The perfect black body exists only in textbooks, a theoretically thermodynamic thought that suggests that all energy hitting the surface of such a body is absorbed and subsequently emitted with no energy lost. In reality, such an entity does not exist, but by taking inspiration from what seems to be the polar opposite, the whiter than white Cyphochilus beetle, researchers in Saudi Arabia have ripped a leaf from that textbook to make a material that is the blackest ever synthesised.
I explain in the magazine Chemistry World how Andrea Fratalocchi of the King Abdullah University of Science and Technology (KAUST) and colleagues suggest that their broadband light absorbing material could open up new approaches to energy-harvesting, optical and optoelectronic devices.
I asked Silvia Vignolini of the University of Cambridge for her thoughts on the research, as an expert on natural and biomimetic photonic structures. This is what she had to say:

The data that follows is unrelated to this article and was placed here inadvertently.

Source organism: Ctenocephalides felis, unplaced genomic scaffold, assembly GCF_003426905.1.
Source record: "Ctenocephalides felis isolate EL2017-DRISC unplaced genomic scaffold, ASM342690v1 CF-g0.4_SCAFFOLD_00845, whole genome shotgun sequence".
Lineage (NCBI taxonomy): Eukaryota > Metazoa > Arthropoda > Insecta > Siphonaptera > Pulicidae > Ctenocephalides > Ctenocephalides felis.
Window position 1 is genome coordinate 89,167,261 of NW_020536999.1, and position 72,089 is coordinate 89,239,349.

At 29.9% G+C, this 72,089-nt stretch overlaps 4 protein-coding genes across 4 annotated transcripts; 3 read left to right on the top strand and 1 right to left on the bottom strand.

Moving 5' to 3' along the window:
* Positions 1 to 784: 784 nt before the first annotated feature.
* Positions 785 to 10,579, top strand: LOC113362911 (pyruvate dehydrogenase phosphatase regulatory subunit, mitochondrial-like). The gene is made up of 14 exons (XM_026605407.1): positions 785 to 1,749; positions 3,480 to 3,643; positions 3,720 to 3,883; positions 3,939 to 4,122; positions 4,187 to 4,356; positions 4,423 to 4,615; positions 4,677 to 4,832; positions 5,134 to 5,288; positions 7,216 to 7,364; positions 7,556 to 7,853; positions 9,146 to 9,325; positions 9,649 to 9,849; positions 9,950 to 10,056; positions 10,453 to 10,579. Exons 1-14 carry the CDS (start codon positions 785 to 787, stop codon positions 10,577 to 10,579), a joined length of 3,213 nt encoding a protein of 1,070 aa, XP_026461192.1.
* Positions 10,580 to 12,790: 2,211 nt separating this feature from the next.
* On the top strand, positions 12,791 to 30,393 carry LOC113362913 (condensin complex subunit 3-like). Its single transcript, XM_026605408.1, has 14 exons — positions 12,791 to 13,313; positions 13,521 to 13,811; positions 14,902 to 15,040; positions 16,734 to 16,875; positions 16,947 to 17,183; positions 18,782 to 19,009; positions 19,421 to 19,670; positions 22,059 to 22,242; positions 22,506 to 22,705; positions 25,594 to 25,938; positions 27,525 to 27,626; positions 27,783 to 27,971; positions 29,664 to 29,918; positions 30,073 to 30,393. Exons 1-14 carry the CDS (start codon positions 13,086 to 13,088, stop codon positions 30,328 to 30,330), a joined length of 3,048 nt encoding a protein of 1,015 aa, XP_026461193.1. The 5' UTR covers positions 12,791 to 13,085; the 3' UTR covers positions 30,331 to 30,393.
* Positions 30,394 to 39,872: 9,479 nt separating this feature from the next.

Natural systems are a great inspiration for scientists, [the researchers] demonstrate how the Cyphochilus beetle taught us that a continuous interconnected network of scattering elements allows us to achieve an angular- and wavelength-independent response. This general concept can be applied for improving white as well black materials. However, nature is still ahead of us regarding optimization, when we compare results in a film-like geometry, natural materials outperform artificial structures in terms of density and weight, i.e. less material is needed to obtain similar performance. Some butterflies directly optimize darkness to regulate their body temperature, it would be interesting to have a one-to-one comparison of the structural and material effects to test how well we are doing in comparison with nature when designing the geometry of novel optical materials.
This area of research, biomimetic photonics, which aims to emulate the wonderful optical and visual properties of beetle exoskeletons, butterfly wings, the opalescent sheen of mother of pearl and many other natural materials, is growing steadily. Each iteration blurs the lines between what nature has had millions of years to achieve through evolution and what scientists can do in the laboratory. It is leading is along new avenues of fundamental research as well as opening technological doors for the kinds of systems, solar-energy conversion, optical computers, that will help us solve many of the problems we must face in the 21st Century.